The hon. Member for Perth and East Perthshire (Mr. Crawford) referred to the Stornoway Trust. I have had a word with my hon. Friend at the Scottish Office, and I understand that this is an excellent institution. Apparently, the Stornoway Trust owns the whole town of Stornoway, and it seems to me that that is an idea adopted in Scotland which might with advantage spread south of the border. My hon. Friend at the Scottish Office will write to the hon. Gentleman; the hon. Gentleman will understand that I cannot deal with that specific question in this debate.

As I have said, most of the discussion has turned on the question whether there should be a 10-year period. In our view, 10 years is about right, and that is why the Government chose that period. I ask the House, therefore, to accept the substantial and generous amendments which my right hon. Friend announced during the debate, and to vote against the Opposition's new Clauses 1 and 6.

Question put, That the clause be read a Second time:—

The House divided: Ayes 232, Noes 266.

Division No. 330.] AYES [5.55 p.m.
Adley, Robert Gray, Hamish Nelson, Anthony
Aitken, Jonathan Grieve, Percy Neubert, Michael
Alison, Michael Grist, Ian Newton, Tony
Amery, Rt Hon Julian Grylls, Michael Nott, John
Atkins, Rt Hon H. (Spelthorne) Hall, Sir John Onslow, Cranley
Awdry, Daniel Hall-Davis, A. G. F. Oppenheim, Mrs Sally
Bain, Mrs Margaret Hamilton, Michael (Salisbury) Page, John (Harrow West)
Banks, Robert Hannam, John Page, Rt Hon R. Graham (Crosby)
Beith, A. J. Harrison, Col Sir Harwood (Eye) Pardoe, John
Bell, Ronald Harvie Anderson, Rt Hon Miss Parkinson, Cecil
Bennett, Dr Reginald (Fareham) Hastings, Stephen Penhaligon, David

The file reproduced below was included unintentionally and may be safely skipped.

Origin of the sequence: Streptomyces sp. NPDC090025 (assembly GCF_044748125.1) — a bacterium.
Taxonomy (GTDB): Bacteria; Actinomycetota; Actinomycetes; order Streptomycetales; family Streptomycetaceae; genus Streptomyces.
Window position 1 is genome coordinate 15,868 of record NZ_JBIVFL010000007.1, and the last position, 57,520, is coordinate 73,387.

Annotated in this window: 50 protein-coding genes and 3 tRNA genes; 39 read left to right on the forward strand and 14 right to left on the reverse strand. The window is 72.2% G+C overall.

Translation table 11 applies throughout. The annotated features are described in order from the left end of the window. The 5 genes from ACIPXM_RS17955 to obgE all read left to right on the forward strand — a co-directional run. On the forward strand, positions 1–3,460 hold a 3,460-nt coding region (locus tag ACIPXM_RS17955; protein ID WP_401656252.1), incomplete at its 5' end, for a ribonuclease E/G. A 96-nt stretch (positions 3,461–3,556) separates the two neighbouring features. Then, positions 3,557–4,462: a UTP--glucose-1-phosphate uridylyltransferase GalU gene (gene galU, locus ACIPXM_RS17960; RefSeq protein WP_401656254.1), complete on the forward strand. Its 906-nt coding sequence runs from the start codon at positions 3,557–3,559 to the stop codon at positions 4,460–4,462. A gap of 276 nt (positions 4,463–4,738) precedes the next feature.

Benyon, W. Hawkins, Paul Pink, R. Bonner
Biffen, John Hayhoe, Barney Price, David (Eastleigh)
Biggs-Davison, John Henderson, Douglas Prior, Rt Hon James
Blaker, Peter Heseltine, Michael Pym, Rt Hon Francis
Body, Richard Higgins, Terence L. Raison, Timothy
Boscawen, Hon Robert Howe, Rt Hon Sir Geoffrey Rathbone, Tim
Bottomley, Peter Howell, David (Guildford) Rawlinson, Rt Hon Sir Peter
Bowden, A. (Brighton, Kemptown) Howells, Geraint (Cardigan) Rees, Peter (Dover & Deal)
Boyson, Dr Rhodes (Brent) Hunt, John Rees-Davies, W. R.
Braine, Sir Bernard Hurd, Douglas Reid, George
Brittan, Leon Irving, Charles (Cheltenham) Renton, Rt Hon Sir D. (Hunts)
Brotherton, Michael James, David Ridley, Hon Nicholas
Brown, Sir Edward (Bath) Jenkin, Rt Hon P. (Wanst'd & W'df'd) Ridsdale, Julian
Bryan, Sir Paul Jessel, Toby Roberts, Michael (Cardiff NW)
Buchanan-Smith, Alick Johnson Smith, G. (E Grinstead) Roberts, Wyn (Conway)
Budgen, Nick Johnston, Russell (Inverness) Rodgers, Sir John (Sevenoaks)
Bulmer, Esmond Jopling, Michael Ross, Stephen (Isle of Wight)
Burden, F. A. Joseph, Rt Hon Sir Keith Rossi, Hugh (Hornsey)
Carlisle, Mark Kimball, Marcus Rost, Peter (SE Derbyshire)
Carr, Rt Hon Robert King, Tom (Bridgwater) Royle, Sir Anthony
Chalker, Mrs Lynda Knight, Mrs Jill Sainsbury, Tim
Churchill, W. S. Knox, David St. John-Stevas, Norman
Clark, Alan (Plymouth, Sutton) Lamont, Norman Scott, Nicholas
Clark, William (Croydon S) Lane, David Shaw, Giles (Pudsey)
Clegg, Walter Latham, Michael (Melton) Shelton, William (Streatham)
Cockcroft, John Lawrence, Ivan Shepherd, Colin
Cooke, Robert (Bristol W) Lawson, Nigel Shersby, Michael
Cope, John Lester, Jim (Beeston) Sims, Roger